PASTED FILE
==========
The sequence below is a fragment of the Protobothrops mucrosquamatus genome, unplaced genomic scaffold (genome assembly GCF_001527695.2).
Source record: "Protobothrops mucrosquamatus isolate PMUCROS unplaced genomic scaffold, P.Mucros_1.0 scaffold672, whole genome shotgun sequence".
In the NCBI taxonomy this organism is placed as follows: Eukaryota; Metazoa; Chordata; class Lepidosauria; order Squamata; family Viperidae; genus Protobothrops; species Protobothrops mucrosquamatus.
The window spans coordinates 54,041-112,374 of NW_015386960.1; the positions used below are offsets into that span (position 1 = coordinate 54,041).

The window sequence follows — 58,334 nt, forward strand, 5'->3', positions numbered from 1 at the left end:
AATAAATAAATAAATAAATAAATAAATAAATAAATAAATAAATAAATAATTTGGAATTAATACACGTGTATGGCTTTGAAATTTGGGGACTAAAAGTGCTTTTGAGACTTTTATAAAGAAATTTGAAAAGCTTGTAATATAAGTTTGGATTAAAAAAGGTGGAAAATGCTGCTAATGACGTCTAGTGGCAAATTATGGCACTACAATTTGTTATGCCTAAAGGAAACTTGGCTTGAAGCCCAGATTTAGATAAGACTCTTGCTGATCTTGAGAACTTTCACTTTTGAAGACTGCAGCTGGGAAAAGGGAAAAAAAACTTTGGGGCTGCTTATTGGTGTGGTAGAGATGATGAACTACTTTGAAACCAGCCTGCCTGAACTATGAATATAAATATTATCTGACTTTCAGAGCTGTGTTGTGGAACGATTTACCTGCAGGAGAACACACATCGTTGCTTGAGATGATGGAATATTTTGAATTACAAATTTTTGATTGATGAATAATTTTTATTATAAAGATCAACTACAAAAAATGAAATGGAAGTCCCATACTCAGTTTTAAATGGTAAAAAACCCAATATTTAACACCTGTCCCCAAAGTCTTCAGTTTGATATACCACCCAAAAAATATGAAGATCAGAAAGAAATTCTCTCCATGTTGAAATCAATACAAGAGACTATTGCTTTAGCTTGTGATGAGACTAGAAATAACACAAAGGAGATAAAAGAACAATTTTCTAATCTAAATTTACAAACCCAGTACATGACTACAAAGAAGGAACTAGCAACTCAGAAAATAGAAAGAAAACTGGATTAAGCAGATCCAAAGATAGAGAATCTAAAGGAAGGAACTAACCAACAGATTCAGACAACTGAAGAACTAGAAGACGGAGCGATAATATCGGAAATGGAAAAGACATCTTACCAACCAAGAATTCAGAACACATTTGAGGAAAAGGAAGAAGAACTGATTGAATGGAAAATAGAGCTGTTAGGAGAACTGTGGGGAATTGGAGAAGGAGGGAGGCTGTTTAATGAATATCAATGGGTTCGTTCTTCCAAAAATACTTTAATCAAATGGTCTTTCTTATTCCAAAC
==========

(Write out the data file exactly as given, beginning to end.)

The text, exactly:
The sequence below is a fragment of the Protobothrops mucrosquamatus genome, unplaced genomic scaffold (genome assembly GCF_001527695.2).
Source record: "Protobothrops mucrosquamatus isolate PMUCROS unplaced genomic scaffold, P.Mucros_1.0 scaffold672, whole genome shotgun sequence".
In the NCBI taxonomy this organism is placed as follows: Eukaryota; Metazoa; Chordata; class Lepidosauria; order Squamata; family Viperidae; genus Protobothrops; species Protobothrops mucrosquamatus.
The window spans coordinates 54,041-112,374 of NW_015386960.1; the positions used below are offsets into that span (position 1 = coordinate 54,041).

The window sequence follows — 58,334 nt, forward strand, 5'->3', positions numbered from 1 at the left end:
AATAAATAAATAAATAAATAAATAAATAAATAAATAAATAAATAAATAATTTGGAATTAATACACGTGTATGGCTTTGAAATTTGGGGACTAAAAGTGCTTTTGAGACTTTTATAAAGAAATTTGAAAAGCTTGTAATATAAGTTTGGATTAAAAAAGGTGGAAAATGCTGCTAATGACGTCTAGTGGCAAATTATGGCACTACAATTTGTTATGCCTAAAGGAAACTTGGCTTGAAGCCCAGATTTAGATAAGACTCTTGCTGATCTTGAGAACTTTCACTTTTGAAGACTGCAGCTGGGAAAAGGGAAAAAAAACTTTGGGGCTGCTTATTGGTGTGGTAGAGATGATGAACTACTTTGAAACCAGCCTGCCTGAACTATGAATATAAATATTATCTGACTTTCAGAGCTGTGTTGTGGAACGATTTACCTGCAGGAGAACACACATCGTTGCTTGAGATGATGGAATATTTTGAATTACAAATTTTTGATTGATGAATAATTTTTATTATAAAGATCAACTACAAAAAATGAAATGGAAGTCCCATACTCAGTTTTAAATGGTAAAAAACCCAATATTTAACACCTGTCCCCAAAGTCTTCAGTTTGATATACCACCCAAAAAATATGAAGATCAGAAAGAAATTCTCTCCATGTTGAAATCAATACAAGAGACTATTGCTTTAGCTTGTGATGAGACTAGAAATAACACAAAGGAGATAAAAGAACAATTTTCTAATCTAAATTTACAAACCCAGTACATGACTACAAAGAAGGAACTAGCAACTCAGAAAATAGAAAGAAAACTGGATTAAGCAGATCCAAAGATAGAGAATCTAAAGGAAGGAACTAACCAACAGATTCAGACAACTGAAGAACTAGAAGACGGAGCGATAATATCGGAAATGGAAAAGACATCTTACCAACCAAGAATTCAGAACACATTTGAGGAAAAGGAAGAAGAACTGATTGAATGGAAAATAGAGCTGTTAGGAGAACTGTGGGGAATTGGAGAAGGAGGGAGGCTGTTTAATGAATATCAATGGGTTCGTTCTTCCAAAAATACTTTAATCAAATGGTCTTTCTTATTCCAAAC